15. 15. Admin access: restrictions • • • • • Sudo was configured to allow the group appmanager to execute start/stop of the appication server The “su” command is restricted to the admin group SSH access limited to: • operator, appmanager, admin • Remote root login is forbidden • It listen only the admin network with a controlled access The root can log only on the console The root password is owned by the service manager, who is formally responsible for any information loss
  16. 16. Admin access: protection What happens if we execute any command through sudo or after we do a “su -”: # id uid=0(root) gid=0(root) groups=0(root),1(bin),2(daemon),3(sys),4(adm ),6(disk),10(wheel) context=user_u:system_r:unconfined_t Note: even if the user became root, SE-Linux labels are enforced, therefore the precious documents are protected. # cat /documents/mydoc.pdf cat: /documents/mydoc.pdf: Permission denied
  17. 17. Audit • Any attempt to access the document directory must be logged • • • • No logs for the appserv user for performance reason Sent to an external syslog server, so that any attempt to delete logs are useless SE-Linux logs through the audit process in /var/log/audit/audit.log Configured the audit subsystem in: /etc/audit/audit.rules • • -a exit,always -S open -S truncate -F dir=/documents -F uid!=300 Configured also the syslog plugin to sent to remote log server.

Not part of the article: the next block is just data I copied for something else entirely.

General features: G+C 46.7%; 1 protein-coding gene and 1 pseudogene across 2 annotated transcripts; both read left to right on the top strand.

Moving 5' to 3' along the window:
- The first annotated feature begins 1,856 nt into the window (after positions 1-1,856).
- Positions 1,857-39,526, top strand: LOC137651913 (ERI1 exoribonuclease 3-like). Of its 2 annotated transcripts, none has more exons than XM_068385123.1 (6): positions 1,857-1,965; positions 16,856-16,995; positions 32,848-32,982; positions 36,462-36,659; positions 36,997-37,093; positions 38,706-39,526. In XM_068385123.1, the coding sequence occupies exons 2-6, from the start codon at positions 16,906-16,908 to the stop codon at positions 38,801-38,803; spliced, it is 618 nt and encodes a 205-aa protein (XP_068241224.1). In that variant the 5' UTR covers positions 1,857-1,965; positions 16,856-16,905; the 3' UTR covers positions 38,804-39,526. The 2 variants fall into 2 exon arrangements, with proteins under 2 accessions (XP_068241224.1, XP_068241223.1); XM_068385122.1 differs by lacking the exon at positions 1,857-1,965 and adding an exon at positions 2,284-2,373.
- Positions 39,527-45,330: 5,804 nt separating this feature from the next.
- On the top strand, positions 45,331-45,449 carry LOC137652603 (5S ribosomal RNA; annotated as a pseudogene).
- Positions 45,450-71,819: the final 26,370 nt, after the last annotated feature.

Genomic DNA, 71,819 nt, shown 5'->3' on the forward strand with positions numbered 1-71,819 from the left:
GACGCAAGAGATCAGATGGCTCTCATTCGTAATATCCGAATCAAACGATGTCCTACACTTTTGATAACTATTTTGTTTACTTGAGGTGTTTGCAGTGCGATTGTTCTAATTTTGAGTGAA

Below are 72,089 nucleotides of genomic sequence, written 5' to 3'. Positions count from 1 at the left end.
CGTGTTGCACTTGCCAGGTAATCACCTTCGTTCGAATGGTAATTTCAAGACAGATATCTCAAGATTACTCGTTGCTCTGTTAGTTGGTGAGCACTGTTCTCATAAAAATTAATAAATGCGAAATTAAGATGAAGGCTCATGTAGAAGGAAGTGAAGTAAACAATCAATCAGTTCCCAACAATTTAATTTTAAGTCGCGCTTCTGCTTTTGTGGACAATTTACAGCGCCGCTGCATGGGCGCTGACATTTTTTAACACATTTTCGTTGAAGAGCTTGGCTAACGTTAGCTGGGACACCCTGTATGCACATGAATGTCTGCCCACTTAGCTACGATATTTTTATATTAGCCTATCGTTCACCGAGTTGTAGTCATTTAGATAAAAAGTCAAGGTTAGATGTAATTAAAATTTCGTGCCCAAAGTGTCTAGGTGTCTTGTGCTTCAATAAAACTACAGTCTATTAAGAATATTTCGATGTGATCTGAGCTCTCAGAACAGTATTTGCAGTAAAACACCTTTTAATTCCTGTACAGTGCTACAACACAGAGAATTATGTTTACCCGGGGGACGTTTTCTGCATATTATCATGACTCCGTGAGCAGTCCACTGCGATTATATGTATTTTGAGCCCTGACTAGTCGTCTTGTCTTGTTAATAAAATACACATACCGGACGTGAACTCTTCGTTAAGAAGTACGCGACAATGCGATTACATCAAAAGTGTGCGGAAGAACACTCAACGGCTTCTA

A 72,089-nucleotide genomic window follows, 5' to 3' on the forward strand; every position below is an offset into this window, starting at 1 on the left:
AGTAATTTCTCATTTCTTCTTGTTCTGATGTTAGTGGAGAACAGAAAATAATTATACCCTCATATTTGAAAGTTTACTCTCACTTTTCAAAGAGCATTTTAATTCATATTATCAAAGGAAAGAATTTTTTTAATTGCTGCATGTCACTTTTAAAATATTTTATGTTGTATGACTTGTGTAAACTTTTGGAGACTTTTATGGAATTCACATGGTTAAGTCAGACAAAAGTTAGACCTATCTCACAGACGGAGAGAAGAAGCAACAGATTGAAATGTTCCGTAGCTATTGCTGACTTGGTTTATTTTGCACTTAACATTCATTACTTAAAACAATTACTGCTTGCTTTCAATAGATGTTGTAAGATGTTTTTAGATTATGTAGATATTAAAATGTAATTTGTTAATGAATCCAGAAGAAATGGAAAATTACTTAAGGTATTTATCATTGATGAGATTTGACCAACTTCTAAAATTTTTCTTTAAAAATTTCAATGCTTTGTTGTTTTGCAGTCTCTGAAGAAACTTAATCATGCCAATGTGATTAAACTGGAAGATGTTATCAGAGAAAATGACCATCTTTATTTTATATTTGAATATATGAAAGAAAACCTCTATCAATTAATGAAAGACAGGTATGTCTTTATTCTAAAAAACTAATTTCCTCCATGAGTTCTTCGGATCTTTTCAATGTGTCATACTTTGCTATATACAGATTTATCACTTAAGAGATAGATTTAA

18. 18. ACL • Also ACLs have been placed in the directory • • • • The ACL belongs to the DAC “world” DAC works together with MAC, is not ignored It allows further protection if someone from console disables SELinux (setenforce 0) for any reason The ACLs • • • • # chmod 0750 appserv:appserv /documents/ # setfacl -m appserv:rwx /documents/ # setfacl -m root:rwx /documents/ # getfacl --access /documents/ | setfacl -d -M- /documents/
  19. 19. Demo now!
  20. 20. Conclusions • SE-Linux is for sure very interesting, though is very hard to configure and manage. You have to find the right balance: • Maybe not useful for a printer server • Very useful in a “border” web server for internet/intranet/extranet • Not always certified to be used with commercial applications (eg: Oracle, check your vendor)
  21. 21. Conclusions • You have to think in a “Defense-in-depth” philosophy: • • Try to use several protection/security layers Security should be close to the data we want to protect: • • In this “case study” is important that PDF are crypted to ensure that any bug won't cause an information loss You can download the paper “protecting confidential files with SE-Linux” from my web sites: • •
  22. 22. Questions?
  23. 23. Thank you!! Giuseppe “Gippa” Paternò Visiting Researcher Trinity College Dublin